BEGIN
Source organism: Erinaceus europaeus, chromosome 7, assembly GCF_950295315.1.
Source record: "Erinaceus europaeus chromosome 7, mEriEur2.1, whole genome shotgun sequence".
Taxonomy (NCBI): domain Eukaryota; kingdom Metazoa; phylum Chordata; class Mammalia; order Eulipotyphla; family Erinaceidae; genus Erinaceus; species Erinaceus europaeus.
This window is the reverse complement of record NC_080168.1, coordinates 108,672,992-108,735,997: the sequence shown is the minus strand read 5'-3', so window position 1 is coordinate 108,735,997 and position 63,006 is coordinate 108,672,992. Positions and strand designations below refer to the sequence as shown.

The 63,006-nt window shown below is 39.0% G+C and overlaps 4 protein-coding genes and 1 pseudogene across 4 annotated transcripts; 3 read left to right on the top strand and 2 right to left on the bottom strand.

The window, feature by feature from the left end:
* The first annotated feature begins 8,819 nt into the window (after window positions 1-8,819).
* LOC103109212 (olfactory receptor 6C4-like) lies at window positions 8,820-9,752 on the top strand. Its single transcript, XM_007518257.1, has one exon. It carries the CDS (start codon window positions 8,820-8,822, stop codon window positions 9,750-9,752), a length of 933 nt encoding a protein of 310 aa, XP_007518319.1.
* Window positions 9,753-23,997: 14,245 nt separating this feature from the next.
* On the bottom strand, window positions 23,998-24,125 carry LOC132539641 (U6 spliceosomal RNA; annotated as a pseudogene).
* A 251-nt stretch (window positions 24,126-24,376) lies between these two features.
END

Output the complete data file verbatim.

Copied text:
Source organism: Erinaceus europaeus, chromosome 7, assembly GCF_950295315.1.
Source record: "Erinaceus europaeus chromosome 7, mEriEur2.1, whole genome shotgun sequence".
Taxonomy (NCBI): domain Eukaryota; kingdom Metazoa; phylum Chordata; class Mammalia; order Eulipotyphla; family Erinaceidae; genus Erinaceus; species Erinaceus europaeus.
This window is the reverse complement of record NC_080168.1, coordinates 108,672,992-108,735,997: the sequence shown is the minus strand read 5'-3', so window position 1 is coordinate 108,735,997 and position 63,006 is coordinate 108,672,992. Positions and strand designations below refer to the sequence as shown.

The 63,006-nt window shown below is 39.0% G+C and overlaps 4 protein-coding genes and 1 pseudogene across 4 annotated transcripts; 3 read left to right on the top strand and 2 right to left on the bottom strand.

The window, feature by feature from the left end:
* The first annotated feature begins 8,819 nt into the window (after window positions 1-8,819).
* LOC103109212 (olfactory receptor 6C4-like) lies at window positions 8,820-9,752 on the top strand. Its single transcript, XM_007518257.1, has one exon. It carries the CDS (start codon window positions 8,820-8,822, stop codon window positions 9,750-9,752), a length of 933 nt encoding a protein of 310 aa, XP_007518319.1.
* Window positions 9,753-23,997: 14,245 nt separating this feature from the next.
* On the bottom strand, window positions 23,998-24,125 carry LOC132539641 (U6 spliceosomal RNA; annotated as a pseudogene).
* A 251-nt stretch (window positions 24,126-24,376) lies between these two features.